What is COVID-19?
COVID-19 is a novel (new) coronavirus which was first detected in December 2019 in Wuhan City, Hubei Province, China and has now been detected in other countries, including the United States.
For some, the respiratory virus causes mild symptoms like the common cold or influenza (flu), for others it can cause severe pneumonia that requires medical care or hospitalization.
The virus is named “SARS-CoV-2” and the disease it causes is named “coronavirus disease 2019” (abbreviated “COVID-19”).
What are the Symptoms?
Symptoms of COVID-19 may include:
Fever, Cough, Difficulty breathing, Sore throat (in some patients). Symptoms may appear 2-14 days after exposure. Most patients experience mild symptoms and can recuperate at home, but others, particularly those with underlying medical conditions, may experience more severe respiratory illness.
How does it spread?
The virus appears to spread in similar ways to influenza (flu) and the common cold. This may include spreading through:
The air by coughing and sneezing, Close personal contact, such as touching or shaking hands, touching an object or surface with the virus on it, then touching your mouth, nose, or eyes.
The virus can spread from person-to-person and in some locations there is apparent community spread, meaning some people are infected and are not sure how or where they became infected.
How can I help to prevent the spread?
There are simple steps you can take to reduce the possible spread of COVID-19 and other illnesses such as influenza and the common cold:
Wash your hands often with soap and water for at least 20 seconds or use alcohol-based hand sanitizer, avoid close contact with people who are sick, avoid touching your eyes, nose, and mouth with unwashed hands. Stay home while you’re sick and avoid close contact with others. Currently there is no vaccine available to prevent the spread of COVID-19.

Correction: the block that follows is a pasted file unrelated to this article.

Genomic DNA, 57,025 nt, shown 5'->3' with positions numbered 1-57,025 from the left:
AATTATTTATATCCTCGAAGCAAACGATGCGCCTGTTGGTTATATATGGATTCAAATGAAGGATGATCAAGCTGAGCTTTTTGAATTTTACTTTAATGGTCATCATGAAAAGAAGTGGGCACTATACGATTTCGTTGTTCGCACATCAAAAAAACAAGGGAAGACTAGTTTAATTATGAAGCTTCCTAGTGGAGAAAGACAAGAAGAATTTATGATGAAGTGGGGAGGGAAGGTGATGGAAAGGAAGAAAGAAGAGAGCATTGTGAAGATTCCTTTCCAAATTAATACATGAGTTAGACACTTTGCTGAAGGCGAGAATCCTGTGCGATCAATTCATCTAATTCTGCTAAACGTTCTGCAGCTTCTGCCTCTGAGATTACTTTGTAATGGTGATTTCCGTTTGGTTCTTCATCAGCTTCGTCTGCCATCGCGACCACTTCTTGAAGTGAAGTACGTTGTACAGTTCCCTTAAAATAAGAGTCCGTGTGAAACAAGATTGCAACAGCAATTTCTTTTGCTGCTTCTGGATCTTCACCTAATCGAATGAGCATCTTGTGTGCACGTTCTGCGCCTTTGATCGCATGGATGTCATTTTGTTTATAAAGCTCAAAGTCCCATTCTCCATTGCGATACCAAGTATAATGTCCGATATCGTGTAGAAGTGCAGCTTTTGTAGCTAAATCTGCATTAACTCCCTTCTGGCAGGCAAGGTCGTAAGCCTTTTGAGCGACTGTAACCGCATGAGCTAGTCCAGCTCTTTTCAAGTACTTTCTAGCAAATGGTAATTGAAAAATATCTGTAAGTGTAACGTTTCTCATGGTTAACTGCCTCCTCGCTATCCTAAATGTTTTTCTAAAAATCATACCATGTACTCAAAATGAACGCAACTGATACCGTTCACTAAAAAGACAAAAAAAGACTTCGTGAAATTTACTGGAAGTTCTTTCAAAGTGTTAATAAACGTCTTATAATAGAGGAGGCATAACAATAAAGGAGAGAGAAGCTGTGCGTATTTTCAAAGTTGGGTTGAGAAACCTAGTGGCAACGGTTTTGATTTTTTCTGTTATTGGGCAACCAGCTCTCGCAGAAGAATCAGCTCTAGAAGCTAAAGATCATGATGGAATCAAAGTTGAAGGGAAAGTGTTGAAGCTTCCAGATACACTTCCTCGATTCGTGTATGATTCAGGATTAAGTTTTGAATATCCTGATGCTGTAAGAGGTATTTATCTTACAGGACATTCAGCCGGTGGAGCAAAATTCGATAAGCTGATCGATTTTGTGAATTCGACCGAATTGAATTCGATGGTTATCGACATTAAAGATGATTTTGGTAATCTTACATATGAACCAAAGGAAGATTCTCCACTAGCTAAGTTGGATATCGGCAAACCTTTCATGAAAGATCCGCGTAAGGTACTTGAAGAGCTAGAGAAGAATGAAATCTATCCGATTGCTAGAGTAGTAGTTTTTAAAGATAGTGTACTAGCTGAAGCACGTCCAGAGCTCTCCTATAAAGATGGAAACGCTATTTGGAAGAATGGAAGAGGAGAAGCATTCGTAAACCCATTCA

What should I do if I have symptoms?
Call ahead to a health care professional if you develop a fever and symptoms of respiratory illness, such as cough or difficulty breathing. Tell your health care professional about any recent travel or contact with other COVID-19 cases. Your healthcare professional will work with Maine CDC to determine if you need to be tested for COVID-19. More information is available on the U.S. CDC’s What You Should Know page.
What is the situation in the U.S.?
For the general American public, who are unlikely to be exposed to this virus at this time, the immediate health risk from COVID-19 is considered low.
People in communities where ongoing community spread with the virus that causes COVID-19 has been reported are at elevated though still relatively low risk of exposure.
Health care workers caring for patients with COVID-19 are at elevated risk of exposure. Close contacts of persons with COVID-19 also are at elevated risk of exposure.
Travelers returning from affected international locations where community spread is occurring also are at elevated risk of exposure. U.S. CDC has developed guidance to help in the risk assessment and management of people with potential exposures to COVID-19 and provided an updated Check And Report Everyday booklet for China travelers.